Another supposedly ‘non-lethal’ device the military would use to control civil disturbances in the U.S, which comes with a warning that if used within ten metres of someone “may cause serious bodily harm or even death”, is the Modified Crowd Control Munitions-Ground Emplacement (MCCM-GE).
The device is an NL munition that can deliver six hundred 32-caliber rubber pellets and a flash bang effect, to “stop, confuse, disorient, and/or temporarily incapacitate area targets.”
Paranoia of the Thief
For some, the training of military and police forces and the development of “emergency” responses that includes shoot to wound not kill “if possible”, and the deployment of ‘non-lethal’ devices that may cause death if used too close to a target in the event of civil unrest, is an example of American corporate and military directorship, which has the power to enforce its definition of “disorder”, and which views democracy as a threat, and counter-revolution as a “national security” requirement.
Frank Morales is one such thinker who wrote an interesting paper in 2002, entitled “U.S. military Civil Disturbance Planning: The War at Home”.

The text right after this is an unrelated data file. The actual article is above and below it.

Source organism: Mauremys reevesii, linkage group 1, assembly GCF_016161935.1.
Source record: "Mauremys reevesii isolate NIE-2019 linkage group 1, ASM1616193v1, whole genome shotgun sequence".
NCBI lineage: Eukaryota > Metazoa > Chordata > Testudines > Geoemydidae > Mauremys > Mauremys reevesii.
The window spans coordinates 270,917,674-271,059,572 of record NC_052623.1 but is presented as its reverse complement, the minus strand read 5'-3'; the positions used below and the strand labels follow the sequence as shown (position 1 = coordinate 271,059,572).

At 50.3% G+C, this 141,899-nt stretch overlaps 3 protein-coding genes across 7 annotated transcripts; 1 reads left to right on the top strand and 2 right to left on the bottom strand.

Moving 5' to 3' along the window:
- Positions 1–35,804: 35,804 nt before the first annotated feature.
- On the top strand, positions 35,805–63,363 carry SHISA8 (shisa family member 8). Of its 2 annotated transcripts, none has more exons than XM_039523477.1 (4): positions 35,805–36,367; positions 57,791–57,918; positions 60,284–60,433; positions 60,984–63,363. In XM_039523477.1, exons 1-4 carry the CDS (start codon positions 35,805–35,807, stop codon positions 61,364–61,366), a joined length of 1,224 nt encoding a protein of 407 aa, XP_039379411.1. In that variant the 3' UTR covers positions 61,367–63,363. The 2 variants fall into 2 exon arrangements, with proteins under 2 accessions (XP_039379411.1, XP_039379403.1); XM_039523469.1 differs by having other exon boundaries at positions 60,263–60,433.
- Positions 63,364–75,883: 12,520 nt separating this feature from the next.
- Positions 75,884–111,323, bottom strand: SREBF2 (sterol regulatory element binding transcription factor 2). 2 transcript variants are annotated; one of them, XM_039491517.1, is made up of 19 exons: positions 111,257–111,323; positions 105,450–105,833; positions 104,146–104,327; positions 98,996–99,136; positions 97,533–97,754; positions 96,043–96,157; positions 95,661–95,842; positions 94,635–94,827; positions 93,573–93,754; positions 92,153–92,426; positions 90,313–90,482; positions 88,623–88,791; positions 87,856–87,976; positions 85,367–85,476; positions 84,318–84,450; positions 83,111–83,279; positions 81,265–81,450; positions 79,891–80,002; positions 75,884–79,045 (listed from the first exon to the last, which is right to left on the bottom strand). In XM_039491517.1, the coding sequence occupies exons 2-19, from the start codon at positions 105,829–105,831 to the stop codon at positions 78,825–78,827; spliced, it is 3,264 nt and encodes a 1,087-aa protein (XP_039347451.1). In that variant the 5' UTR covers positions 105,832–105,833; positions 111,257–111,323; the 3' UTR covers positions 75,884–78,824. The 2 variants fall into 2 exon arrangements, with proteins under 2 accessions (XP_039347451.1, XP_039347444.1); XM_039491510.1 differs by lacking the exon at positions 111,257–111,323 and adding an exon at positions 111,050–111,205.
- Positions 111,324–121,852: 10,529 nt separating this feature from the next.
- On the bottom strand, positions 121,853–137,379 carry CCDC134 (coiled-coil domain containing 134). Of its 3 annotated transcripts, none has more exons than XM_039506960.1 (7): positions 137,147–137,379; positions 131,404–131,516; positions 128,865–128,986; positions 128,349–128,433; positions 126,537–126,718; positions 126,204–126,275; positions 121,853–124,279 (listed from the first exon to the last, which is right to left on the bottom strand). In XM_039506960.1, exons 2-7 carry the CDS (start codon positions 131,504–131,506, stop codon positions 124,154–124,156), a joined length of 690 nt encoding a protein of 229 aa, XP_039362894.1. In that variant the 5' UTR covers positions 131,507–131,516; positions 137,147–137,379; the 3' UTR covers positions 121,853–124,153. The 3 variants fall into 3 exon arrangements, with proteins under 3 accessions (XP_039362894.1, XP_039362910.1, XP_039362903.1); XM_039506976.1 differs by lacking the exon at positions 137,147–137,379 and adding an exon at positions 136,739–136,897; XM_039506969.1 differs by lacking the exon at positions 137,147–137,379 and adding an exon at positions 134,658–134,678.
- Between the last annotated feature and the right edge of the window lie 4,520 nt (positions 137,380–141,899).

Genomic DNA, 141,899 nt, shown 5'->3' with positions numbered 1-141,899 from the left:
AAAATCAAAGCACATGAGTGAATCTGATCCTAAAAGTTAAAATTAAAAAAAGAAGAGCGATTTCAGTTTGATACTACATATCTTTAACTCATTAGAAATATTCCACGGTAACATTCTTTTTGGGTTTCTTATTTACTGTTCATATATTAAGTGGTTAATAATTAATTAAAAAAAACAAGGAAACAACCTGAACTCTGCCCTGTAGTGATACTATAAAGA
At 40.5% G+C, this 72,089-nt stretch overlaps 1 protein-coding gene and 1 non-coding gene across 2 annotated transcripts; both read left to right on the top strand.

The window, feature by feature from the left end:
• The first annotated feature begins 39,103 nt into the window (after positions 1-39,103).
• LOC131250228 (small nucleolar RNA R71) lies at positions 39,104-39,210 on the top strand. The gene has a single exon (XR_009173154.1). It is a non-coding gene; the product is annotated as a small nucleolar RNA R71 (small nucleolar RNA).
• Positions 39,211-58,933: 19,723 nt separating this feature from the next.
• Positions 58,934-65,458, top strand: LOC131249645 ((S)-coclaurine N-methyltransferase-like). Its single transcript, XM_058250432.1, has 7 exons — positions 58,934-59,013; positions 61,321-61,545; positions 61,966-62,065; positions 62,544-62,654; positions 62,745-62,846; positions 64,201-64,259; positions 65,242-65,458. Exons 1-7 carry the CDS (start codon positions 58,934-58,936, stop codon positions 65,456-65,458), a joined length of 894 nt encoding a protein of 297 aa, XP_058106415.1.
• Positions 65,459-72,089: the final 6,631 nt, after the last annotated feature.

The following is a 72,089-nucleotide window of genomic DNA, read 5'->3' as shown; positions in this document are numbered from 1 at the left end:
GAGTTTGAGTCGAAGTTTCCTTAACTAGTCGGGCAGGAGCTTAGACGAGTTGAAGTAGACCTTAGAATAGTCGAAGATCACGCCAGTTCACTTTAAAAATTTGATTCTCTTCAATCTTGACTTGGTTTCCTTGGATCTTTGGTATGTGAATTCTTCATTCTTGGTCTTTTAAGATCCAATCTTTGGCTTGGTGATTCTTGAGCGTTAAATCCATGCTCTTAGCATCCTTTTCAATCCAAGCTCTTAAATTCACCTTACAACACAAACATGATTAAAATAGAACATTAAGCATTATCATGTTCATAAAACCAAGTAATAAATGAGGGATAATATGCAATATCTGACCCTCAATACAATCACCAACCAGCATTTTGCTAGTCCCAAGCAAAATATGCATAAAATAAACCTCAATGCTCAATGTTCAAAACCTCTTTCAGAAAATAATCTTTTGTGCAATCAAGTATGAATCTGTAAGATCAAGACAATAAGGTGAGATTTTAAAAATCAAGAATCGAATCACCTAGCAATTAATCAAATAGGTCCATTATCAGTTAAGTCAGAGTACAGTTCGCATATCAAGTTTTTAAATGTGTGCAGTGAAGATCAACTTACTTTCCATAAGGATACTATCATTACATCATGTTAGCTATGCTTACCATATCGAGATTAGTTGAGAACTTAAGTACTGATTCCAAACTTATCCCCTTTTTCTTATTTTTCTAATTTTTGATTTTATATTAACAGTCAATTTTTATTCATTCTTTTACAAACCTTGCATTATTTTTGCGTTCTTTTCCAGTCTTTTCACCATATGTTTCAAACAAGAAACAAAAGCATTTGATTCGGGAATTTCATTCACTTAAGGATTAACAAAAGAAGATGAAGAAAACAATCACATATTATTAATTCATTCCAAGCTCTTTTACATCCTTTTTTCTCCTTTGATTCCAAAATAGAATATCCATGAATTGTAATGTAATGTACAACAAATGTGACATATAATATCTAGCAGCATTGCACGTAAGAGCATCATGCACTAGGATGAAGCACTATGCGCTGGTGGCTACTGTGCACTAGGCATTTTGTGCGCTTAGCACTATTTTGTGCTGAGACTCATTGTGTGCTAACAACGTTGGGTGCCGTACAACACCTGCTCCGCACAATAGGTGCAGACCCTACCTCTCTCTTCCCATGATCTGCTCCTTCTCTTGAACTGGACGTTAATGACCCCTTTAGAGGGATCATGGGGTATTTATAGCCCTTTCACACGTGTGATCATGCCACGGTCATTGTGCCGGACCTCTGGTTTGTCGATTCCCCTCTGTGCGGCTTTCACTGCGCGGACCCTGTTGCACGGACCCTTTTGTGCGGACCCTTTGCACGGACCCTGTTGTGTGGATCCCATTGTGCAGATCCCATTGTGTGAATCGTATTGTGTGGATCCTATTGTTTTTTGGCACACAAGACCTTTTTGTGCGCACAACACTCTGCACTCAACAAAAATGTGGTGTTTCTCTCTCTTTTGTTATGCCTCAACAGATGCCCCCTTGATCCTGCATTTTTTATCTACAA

Morales refers to “Operation Garden Plot” as the U.S. military training its troops and police to suppress democratic opposition in America.
“The elite military/corporate sponsors of Garden Plot have their reasons for civil disturbance contingency planning. Lets’ call it the paranoia of the thief. Their rationale is simple: self-preservation. Fostering sever and targeted ‘austerity’, massive inequality and unbridled greed, while shifting more and more billions to the generals and the rich, the de-regulated ‘entities of force’ and their interlocking corporate resistance. To this end, they are rapidly consolidating an infrastructure of repression designed to ‘supress rebellion’ against their ‘authority’. Or more conveniently put, to supress ‘rebellion against the authority of the United States’.” (2)